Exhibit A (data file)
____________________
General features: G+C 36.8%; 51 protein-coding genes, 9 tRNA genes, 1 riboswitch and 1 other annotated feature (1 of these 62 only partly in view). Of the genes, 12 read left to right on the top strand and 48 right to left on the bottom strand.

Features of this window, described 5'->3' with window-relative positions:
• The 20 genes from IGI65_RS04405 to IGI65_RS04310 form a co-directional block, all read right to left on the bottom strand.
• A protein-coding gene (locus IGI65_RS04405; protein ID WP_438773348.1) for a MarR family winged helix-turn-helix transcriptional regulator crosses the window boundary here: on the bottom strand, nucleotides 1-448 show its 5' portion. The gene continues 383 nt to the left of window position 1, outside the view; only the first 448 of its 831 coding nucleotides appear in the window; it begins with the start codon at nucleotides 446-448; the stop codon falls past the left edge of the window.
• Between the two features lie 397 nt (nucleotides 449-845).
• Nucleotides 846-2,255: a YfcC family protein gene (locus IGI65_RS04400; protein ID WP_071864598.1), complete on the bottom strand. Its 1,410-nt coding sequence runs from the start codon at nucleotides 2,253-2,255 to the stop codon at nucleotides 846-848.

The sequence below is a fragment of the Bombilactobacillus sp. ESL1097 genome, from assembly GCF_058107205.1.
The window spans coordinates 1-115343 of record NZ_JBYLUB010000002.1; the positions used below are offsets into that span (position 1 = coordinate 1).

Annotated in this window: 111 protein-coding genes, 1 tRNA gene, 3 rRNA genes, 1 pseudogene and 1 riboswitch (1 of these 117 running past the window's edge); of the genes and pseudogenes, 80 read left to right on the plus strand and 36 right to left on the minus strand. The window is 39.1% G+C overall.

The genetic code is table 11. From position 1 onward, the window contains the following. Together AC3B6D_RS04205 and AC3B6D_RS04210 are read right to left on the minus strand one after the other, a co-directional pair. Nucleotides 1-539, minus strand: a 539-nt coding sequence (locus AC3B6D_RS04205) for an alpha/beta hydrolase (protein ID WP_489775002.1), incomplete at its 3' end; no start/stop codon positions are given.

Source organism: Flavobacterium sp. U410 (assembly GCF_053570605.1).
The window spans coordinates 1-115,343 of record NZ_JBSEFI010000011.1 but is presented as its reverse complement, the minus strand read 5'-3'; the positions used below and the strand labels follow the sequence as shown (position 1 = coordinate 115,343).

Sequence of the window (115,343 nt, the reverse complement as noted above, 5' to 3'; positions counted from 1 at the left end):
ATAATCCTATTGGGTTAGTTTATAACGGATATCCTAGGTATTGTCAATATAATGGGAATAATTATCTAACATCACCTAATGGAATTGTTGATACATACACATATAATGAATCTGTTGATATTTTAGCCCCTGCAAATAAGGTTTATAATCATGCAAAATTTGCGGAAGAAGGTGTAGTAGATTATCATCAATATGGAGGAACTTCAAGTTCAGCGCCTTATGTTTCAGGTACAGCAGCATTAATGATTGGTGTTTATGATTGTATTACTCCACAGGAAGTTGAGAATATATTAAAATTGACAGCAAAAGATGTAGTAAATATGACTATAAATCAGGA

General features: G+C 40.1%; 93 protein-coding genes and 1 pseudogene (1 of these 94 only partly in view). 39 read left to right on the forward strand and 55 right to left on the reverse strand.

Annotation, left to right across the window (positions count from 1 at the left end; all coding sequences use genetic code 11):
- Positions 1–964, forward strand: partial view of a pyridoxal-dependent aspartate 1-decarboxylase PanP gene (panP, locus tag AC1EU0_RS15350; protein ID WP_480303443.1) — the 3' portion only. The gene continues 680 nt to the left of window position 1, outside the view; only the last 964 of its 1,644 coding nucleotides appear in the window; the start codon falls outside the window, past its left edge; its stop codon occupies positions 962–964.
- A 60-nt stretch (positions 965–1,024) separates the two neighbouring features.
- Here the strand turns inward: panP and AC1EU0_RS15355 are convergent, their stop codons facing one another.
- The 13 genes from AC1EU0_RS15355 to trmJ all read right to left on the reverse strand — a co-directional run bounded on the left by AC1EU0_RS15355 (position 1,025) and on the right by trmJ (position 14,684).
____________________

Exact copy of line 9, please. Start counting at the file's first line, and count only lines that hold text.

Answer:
Annotated in this window: 111 protein-coding genes, 1 tRNA gene, 3 rRNA genes, 1 pseudogene and 1 riboswitch (1 of these 117 running past the window's edge); of the genes and pseudogenes, 80 read left to right on the plus strand and 36 right to left on the minus strand. The window is 39.1% G+C overall.